ECOMUN's work is carried out mainly in territories that were prioritised by the Peace Agreement, according to poverty levels, unsatisfied basic needs index, the degree to which the zone has been affected by the conflict, weakness of public institutions, and presence of illicit crops. In this sense, what is being built through ECOMUN is not only a new life project for ex-combatants but also the possibility of rebuilding territories that suffered most from the war and state neglect.
This possibility of reconstruction was opened both for the FARC-EP to fulfil its promise of reparation, and for the Colombian state to settle the historical debt it owes to these communities. ECOMUN is creating a paradigm of sustainable and inclusive development that will improve the quality of life of these populations and reduce the possibility of becoming involved in illegal activities by offering decent work opportunities.
For me, the most impressive achievement from ECOMUN is its ability to demonstrate the transformative potential of the Peace Agreement which materialised from marginalised communities as they experienced a positive social change in their daily lives. It is a huge achievement for Colombia to see ex-combatants turn from carrying weapons and being linked to illegal activities such as drug trafficking and kidnapping, to engaging peacefully in civil society through activities including honey production, clothing manufacturing, ecotourism, and the cultivation of all kinds of agricultural products.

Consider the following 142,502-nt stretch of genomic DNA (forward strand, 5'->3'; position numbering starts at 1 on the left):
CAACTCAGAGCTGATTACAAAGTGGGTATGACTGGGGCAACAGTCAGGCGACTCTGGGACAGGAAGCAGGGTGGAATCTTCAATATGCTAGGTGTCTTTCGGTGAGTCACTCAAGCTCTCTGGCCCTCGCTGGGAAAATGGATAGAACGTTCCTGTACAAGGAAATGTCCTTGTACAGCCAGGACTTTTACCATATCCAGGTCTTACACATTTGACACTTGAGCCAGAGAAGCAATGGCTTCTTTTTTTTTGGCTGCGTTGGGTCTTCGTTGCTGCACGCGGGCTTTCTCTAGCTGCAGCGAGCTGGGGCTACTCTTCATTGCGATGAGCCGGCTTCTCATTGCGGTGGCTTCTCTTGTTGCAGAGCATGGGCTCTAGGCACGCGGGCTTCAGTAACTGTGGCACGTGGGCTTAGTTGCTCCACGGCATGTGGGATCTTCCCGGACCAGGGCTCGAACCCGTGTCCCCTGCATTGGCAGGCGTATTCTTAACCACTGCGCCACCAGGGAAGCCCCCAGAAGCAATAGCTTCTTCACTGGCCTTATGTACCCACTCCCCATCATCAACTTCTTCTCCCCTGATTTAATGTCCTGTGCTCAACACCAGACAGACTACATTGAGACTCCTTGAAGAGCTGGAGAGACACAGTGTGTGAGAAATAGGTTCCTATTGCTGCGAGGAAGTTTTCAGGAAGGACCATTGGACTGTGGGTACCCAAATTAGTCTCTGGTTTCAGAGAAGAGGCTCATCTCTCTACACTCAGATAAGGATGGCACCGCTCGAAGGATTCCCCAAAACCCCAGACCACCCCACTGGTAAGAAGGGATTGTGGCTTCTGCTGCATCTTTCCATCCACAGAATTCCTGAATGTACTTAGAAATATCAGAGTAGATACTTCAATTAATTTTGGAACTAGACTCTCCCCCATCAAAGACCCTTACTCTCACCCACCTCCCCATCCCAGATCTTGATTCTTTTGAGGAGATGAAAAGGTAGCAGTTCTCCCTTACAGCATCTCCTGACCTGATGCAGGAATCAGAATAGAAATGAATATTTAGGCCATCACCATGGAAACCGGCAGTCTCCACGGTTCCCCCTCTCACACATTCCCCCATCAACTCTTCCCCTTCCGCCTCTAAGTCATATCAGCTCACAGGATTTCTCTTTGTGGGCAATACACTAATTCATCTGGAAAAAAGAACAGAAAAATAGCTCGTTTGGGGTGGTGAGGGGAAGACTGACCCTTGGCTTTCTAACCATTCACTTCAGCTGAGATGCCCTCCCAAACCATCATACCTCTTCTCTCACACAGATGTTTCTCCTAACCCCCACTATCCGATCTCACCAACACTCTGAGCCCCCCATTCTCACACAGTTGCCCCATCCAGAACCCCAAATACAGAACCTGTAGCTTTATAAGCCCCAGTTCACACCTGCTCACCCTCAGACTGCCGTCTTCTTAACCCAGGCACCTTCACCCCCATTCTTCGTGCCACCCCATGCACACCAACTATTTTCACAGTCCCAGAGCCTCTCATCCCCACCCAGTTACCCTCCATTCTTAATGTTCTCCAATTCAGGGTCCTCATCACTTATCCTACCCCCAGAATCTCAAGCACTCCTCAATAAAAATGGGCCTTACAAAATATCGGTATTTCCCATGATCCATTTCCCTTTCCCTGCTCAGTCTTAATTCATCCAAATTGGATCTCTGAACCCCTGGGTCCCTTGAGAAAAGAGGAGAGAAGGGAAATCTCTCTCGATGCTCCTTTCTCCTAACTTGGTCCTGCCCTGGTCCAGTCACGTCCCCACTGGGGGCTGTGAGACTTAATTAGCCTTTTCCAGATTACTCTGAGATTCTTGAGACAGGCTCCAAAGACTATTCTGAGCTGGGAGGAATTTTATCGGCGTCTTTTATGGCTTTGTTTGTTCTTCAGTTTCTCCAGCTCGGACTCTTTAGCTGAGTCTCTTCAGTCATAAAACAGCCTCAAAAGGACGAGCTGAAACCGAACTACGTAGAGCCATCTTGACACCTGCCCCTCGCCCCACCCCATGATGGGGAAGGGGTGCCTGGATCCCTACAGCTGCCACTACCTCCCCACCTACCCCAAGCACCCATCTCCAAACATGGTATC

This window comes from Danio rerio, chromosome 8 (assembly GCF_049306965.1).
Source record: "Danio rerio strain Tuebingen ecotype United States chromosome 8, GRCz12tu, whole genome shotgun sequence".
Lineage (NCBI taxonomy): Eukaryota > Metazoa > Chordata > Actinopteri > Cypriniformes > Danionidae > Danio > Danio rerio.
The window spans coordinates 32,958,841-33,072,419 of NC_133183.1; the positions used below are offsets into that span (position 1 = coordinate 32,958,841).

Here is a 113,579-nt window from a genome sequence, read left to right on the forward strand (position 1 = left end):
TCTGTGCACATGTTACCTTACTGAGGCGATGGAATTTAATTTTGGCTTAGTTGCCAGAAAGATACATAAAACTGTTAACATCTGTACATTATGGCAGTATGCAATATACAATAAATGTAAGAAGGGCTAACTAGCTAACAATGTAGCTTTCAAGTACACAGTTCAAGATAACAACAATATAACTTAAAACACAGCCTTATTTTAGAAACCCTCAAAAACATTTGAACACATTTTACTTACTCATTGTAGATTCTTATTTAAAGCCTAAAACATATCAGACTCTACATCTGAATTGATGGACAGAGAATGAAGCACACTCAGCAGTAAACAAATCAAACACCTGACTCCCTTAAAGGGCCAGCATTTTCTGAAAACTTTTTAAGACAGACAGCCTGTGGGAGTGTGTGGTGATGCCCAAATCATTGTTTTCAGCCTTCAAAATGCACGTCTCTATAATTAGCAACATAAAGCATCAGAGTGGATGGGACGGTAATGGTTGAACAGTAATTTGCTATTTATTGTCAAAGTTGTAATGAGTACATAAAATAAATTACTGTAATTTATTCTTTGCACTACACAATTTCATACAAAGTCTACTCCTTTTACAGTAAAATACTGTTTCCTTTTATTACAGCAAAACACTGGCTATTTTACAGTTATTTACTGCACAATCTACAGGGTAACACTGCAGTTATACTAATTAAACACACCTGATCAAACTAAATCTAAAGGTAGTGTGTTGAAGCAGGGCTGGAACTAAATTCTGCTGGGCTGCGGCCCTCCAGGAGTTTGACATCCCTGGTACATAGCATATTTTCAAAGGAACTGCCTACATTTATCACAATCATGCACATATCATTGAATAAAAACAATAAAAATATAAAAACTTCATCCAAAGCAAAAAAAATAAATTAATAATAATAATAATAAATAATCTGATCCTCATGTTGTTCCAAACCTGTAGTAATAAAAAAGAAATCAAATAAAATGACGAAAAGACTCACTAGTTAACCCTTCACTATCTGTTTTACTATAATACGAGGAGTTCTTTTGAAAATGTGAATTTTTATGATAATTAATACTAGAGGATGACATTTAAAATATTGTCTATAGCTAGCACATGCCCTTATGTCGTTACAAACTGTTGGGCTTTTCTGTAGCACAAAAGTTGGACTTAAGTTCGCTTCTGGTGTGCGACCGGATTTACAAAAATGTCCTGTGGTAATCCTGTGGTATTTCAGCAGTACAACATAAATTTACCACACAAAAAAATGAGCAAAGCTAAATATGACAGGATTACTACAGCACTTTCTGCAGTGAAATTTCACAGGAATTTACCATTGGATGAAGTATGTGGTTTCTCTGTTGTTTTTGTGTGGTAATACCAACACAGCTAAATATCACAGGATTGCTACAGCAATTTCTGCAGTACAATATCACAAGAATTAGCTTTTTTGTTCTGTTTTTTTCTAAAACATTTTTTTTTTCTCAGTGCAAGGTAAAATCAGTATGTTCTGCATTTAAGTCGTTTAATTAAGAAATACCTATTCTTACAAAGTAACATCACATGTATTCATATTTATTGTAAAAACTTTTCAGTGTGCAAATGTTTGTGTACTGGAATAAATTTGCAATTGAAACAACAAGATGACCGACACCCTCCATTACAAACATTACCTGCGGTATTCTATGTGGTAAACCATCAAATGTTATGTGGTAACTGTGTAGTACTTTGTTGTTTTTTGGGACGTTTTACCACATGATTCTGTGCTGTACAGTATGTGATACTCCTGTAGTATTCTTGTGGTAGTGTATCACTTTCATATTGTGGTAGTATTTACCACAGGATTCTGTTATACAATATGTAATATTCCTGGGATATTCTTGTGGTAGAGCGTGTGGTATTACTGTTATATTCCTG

Image by ECOMUN
For more than 50 years the FARC-EP guerrilla threatened Colombia and was one of the reasons why many countries had Colombia on the "red list" of that moment. Since the signing of the Peace Agreement, Colombians began to see the transformation of these demobilised men and women. Espíritu de Paz (Spirit of Peace), a coffee produced by ex-combatants and victims of the conflict in Cauca, won an international prize for its quality. The rivers of Caquetá, which witnessed so much bloodshed, are now scenarios of peace; a group of ex-combatants that operated in this region, founded a travel agency that promotes rafting and ecotourism amidst the beautiful landscapes of the Colombian south-east. One month ago, more than 30 solidarity economy organisations in the country created the National Network of Clothing for Peace, which presents their designs at national and international fashion fairs. Beer, bags, shoes, and thousands of initiatives are transforming contexts of violence, unemployment, and poverty.
ECOMUN is opening new horizons for ex-combatants and their communities and is managing to materialise the transformative potential of the Peace Agreement. Nevertheless, the Colombian state has not fully complied with its commitments and is not making sufficient progress in the full implementation of the Agreement, mainly for two reasons:
1. The right to life is not being guaranteed
Since the signing of the Final Peace Agreement 303 former ex-combatants and more than 1000 social leaders have been killed. The voices of change in the most excluded territories are being silenced. Historically, alternative political projects have been persecuted and stigmatised in Colombia. In the 1980s-90s the left-wing political party Unión Patriótica (Patriotic Union) was exterminated, and in the 1990s four presidential candidates who represented a different option to the traditional powers were assassinated.